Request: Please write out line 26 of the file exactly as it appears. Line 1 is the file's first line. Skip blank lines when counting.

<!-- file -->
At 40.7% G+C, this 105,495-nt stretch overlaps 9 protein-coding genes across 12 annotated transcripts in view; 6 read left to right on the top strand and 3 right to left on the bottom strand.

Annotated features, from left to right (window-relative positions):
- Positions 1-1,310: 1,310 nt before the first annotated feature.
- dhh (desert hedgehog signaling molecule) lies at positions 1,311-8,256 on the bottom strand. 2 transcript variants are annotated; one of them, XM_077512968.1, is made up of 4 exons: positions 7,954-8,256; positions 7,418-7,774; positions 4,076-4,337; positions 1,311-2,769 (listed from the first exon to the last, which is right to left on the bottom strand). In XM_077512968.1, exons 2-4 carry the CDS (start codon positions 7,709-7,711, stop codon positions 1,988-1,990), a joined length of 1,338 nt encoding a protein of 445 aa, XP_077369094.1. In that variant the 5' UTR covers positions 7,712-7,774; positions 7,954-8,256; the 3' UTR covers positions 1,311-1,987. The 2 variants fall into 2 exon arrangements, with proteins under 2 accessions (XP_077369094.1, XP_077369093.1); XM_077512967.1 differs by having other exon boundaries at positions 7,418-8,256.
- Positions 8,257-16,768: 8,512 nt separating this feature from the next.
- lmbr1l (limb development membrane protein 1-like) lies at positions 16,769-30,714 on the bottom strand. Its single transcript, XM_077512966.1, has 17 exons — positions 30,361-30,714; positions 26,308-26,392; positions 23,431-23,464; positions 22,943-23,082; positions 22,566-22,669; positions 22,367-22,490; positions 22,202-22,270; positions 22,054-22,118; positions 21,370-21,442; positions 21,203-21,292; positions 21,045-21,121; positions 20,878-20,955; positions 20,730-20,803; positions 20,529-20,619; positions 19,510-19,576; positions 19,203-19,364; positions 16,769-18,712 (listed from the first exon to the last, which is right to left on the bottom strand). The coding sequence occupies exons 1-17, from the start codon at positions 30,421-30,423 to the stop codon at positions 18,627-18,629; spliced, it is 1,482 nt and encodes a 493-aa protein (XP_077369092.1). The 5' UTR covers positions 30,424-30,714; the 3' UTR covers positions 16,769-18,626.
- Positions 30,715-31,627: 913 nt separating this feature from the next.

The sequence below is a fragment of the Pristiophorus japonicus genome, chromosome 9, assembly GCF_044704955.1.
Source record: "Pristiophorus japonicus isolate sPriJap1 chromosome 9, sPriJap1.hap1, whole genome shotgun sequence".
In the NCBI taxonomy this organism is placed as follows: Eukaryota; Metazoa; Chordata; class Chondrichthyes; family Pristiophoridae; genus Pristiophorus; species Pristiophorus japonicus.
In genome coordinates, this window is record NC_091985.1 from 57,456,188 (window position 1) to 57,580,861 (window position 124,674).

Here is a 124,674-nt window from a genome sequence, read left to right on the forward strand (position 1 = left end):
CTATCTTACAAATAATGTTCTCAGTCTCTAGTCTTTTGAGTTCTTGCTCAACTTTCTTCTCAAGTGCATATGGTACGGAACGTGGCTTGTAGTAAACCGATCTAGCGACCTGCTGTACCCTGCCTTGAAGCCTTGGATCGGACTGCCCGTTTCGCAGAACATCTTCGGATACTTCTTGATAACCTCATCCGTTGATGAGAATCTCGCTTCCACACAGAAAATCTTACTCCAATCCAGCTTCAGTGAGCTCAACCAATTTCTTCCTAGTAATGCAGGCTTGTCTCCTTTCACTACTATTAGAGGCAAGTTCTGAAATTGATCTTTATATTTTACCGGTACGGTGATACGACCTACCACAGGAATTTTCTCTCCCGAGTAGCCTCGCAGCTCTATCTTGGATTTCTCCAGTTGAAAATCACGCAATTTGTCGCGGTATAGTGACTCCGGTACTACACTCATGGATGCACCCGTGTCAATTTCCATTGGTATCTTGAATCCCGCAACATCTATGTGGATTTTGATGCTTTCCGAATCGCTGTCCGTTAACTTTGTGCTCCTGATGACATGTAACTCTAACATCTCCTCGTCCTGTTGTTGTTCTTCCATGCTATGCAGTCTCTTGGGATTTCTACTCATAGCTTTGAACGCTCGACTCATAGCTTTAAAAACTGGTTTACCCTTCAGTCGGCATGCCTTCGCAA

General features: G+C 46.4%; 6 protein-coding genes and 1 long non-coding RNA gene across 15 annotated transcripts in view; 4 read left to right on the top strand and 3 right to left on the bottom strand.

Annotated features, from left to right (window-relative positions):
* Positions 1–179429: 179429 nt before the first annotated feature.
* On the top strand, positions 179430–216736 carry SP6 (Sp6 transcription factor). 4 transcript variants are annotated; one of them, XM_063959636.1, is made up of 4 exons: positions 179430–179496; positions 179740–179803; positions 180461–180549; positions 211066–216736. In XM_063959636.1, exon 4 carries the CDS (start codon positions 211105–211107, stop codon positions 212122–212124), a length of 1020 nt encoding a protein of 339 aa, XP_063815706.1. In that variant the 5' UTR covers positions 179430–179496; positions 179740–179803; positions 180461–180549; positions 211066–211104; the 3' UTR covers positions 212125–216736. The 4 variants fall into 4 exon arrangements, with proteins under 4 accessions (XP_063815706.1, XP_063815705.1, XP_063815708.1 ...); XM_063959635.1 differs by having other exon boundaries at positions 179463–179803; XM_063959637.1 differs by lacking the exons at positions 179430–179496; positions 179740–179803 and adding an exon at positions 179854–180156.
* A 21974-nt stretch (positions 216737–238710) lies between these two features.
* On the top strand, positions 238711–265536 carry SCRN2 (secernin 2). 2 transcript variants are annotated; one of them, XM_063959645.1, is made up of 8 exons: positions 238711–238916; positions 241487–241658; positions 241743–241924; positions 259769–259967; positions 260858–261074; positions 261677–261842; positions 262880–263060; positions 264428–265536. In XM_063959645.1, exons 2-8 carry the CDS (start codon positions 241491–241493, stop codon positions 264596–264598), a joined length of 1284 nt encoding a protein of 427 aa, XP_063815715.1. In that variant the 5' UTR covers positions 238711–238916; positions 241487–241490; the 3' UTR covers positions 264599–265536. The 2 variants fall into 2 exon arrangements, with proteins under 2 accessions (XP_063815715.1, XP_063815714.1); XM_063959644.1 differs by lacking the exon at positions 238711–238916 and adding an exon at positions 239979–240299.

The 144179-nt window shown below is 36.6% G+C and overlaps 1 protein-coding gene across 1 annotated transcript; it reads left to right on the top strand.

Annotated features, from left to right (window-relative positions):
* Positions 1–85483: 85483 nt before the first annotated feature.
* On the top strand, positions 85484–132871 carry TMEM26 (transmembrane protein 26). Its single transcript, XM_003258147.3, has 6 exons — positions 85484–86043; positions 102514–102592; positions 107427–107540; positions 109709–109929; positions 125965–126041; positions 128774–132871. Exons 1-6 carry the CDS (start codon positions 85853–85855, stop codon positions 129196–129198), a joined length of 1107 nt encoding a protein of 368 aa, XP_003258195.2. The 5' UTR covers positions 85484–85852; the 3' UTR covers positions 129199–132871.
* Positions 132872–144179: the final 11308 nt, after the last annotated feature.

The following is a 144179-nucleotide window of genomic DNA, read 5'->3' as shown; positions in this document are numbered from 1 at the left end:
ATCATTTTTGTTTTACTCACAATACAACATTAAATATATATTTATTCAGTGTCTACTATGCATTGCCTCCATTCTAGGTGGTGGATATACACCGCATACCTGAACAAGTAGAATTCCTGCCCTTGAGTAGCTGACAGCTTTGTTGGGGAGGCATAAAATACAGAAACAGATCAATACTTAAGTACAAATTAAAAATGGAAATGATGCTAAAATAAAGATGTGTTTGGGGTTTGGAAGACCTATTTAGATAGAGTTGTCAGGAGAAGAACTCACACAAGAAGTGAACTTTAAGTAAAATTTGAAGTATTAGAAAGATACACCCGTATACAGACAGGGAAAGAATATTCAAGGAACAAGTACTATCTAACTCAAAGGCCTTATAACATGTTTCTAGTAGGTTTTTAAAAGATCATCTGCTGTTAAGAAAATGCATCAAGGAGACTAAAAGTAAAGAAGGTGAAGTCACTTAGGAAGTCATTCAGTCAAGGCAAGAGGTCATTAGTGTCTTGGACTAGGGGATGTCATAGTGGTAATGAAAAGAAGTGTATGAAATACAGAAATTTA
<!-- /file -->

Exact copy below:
ATCATTTTTGTTTTACTCACAATACAACATTAAATATATATTTATTCAGTGTCTACTATGCATTGCCTCCATTCTAGGTGGTGGATATACACCGCATACCTGAACAAGTAGAATTCCTGCCCTTGAGTAGCTGACAGCTTTGTTGGGGAGGCATAAAATACAGAAACAGATCAATACTTAAGTACAAATTAAAAATGGAAATGATGCTAAAATAAAGATGTGTTTGGGGTTTGGAAGACCTATTTAGATAGAGTTGTCAGGAGAAGAACTCACACAAGAAGTGAACTTTAAGTAAAATTTGAAGTATTAGAAAGATACACCCGTATACAGACAGGGAAAGAATATTCAAGGAACAAGTACTATCTAACTCAAAGGCCTTATAACATGTTTCTAGTAGGTTTTTAAAAGATCATCTGCTGTTAAGAAAATGCATCAAGGAGACTAAAAGTAAAGAAGGTGAAGTCACTTAGGAAGTCATTCAGTCAAGGCAAGAGGTCATTAGTGTCTTGGACTAGGGGATGTCATAGTGGTAATGAAAAGAAGTGTATGAAATACAGAAATTTA